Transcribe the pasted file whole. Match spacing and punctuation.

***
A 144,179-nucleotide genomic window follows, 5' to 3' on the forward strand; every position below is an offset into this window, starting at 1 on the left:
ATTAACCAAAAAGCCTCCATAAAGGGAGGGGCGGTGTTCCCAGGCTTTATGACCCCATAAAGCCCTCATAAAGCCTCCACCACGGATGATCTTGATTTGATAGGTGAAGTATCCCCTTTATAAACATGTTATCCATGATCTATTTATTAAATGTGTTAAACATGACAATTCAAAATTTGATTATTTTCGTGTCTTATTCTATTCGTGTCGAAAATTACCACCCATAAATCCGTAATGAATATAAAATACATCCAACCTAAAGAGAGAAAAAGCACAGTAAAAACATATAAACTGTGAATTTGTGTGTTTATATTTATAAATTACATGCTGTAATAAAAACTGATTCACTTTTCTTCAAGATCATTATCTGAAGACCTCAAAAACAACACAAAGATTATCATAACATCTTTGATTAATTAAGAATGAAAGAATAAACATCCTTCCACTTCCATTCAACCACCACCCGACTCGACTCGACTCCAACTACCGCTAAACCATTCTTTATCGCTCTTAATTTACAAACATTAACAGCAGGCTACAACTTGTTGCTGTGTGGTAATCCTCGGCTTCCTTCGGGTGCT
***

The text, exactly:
A 144,179-nucleotide genomic window follows, 5' to 3' on the forward strand; every position below is an offset into this window, starting at 1 on the left:
ATTAACCAAAAAGCCTCCATAAAGGGAGGGGCGGTGTTCCCAGGCTTTATGACCCCATAAAGCCCTCATAAAGCCTCCACCACGGATGATCTTGATTTGATAGGTGAAGTATCCCCTTTATAAACATGTTATCCATGATCTATTTATTAAATGTGTTAAACATGACAATTCAAAATTTGATTATTTTCGTGTCTTATTCTATTCGTGTCGAAAATTACCACCCATAAATCCGTAATGAATATAAAATACATCCAACCTAAAGAGAGAAAAAGCACAGTAAAAACATATAAACTGTGAATTTGTGTGTTTATATTTATAAATTACATGCTGTAATAAAAACTGATTCACTTTTCTTCAAGATCATTATCTGAAGACCTCAAAAACAACACAAAGATTATCATAACATCTTTGATTAATTAAGAATGAAAGAATAAACATCCTTCCACTTCCATTCAACCACCACCCGACTCGACTCGACTCCAACTACCGCTAAACCATTCTTTATCGCTCTTAATTTACAAACATTAACAGCAGGCTACAACTTGTTGCTGTGTGGTAATCCTCGGCTTCCTTCGGGTGCT